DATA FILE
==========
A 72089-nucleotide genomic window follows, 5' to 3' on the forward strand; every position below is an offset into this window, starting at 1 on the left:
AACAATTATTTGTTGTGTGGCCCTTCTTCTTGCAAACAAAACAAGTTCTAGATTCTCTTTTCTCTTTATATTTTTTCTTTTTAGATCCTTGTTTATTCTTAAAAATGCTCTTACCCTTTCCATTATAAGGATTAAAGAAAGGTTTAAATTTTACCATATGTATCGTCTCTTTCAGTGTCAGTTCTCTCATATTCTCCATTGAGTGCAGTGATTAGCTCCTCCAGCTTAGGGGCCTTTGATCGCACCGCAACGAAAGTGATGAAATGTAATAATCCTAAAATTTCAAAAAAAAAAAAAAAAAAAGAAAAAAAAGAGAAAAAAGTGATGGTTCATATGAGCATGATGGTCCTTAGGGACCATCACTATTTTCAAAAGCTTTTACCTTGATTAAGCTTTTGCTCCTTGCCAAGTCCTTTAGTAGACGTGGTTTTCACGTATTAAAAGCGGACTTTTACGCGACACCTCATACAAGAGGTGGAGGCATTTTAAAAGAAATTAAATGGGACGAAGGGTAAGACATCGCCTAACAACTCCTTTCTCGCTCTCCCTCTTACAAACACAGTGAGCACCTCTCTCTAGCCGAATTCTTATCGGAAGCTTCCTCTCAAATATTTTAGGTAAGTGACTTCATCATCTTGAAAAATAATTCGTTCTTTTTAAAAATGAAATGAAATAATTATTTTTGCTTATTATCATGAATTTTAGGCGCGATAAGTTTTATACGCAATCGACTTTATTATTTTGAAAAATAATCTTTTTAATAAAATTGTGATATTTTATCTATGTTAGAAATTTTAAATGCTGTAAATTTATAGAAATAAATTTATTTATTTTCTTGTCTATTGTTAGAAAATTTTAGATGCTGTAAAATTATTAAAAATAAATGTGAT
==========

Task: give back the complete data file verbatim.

A 72089-nucleotide genomic window follows, 5' to 3' on the forward strand; every position below is an offset into this window, starting at 1 on the left:
AACAATTATTTGTTGTGTGGCCCTTCTTCTTGCAAACAAAACAAGTTCTAGATTCTCTTTTCTCTTTATATTTTTTCTTTTTAGATCCTTGTTTATTCTTAAAAATGCTCTTACCCTTTCCATTATAAGGATTAAAGAAAGGTTTAAATTTTACCATATGTATCGTCTCTTTCAGTGTCAGTTCTCTCATATTCTCCATTGAGTGCAGTGATTAGCTCCTCCAGCTTAGGGGCCTTTGATCGCACCGCAACGAAAGTGATGAAATGTAATAATCCTAAAATTTCAAAAAAAAAAAAAAAAAAAGAAAAAAAAGAGAAAAAAGTGATGGTTCATATGAGCATGATGGTCCTTAGGGACCATCACTATTTTCAAAAGCTTTTACCTTGATTAAGCTTTTGCTCCTTGCCAAGTCCTTTAGTAGACGTGGTTTTCACGTATTAAAAGCGGACTTTTACGCGACACCTCATACAAGAGGTGGAGGCATTTTAAAAGAAATTAAATGGGACGAAGGGTAAGACATCGCCTAACAACTCCTTTCTCGCTCTCCCTCTTACAAACACAGTGAGCACCTCTCTCTAGCCGAATTCTTATCGGAAGCTTCCTCTCAAATATTTTAGGTAAGTGACTTCATCATCTTGAAAAATAATTCGTTCTTTTTAAAAATGAAATGAAATAATTATTTTTGCTTATTATCATGAATTTTAGGCGCGATAAGTTTTATACGCAATCGACTTTATTATTTTGAAAAATAATCTTTTTAATAAAATTGTGATATTTTATCTATGTTAGAAATTTTAAATGCTGTAAATTTATAGAAATAAATTTATTTATTTTCTTGTCTATTGTTAGAAAATTTTAGATGCTGTAAAATTATTAAAAATAAATGTGAT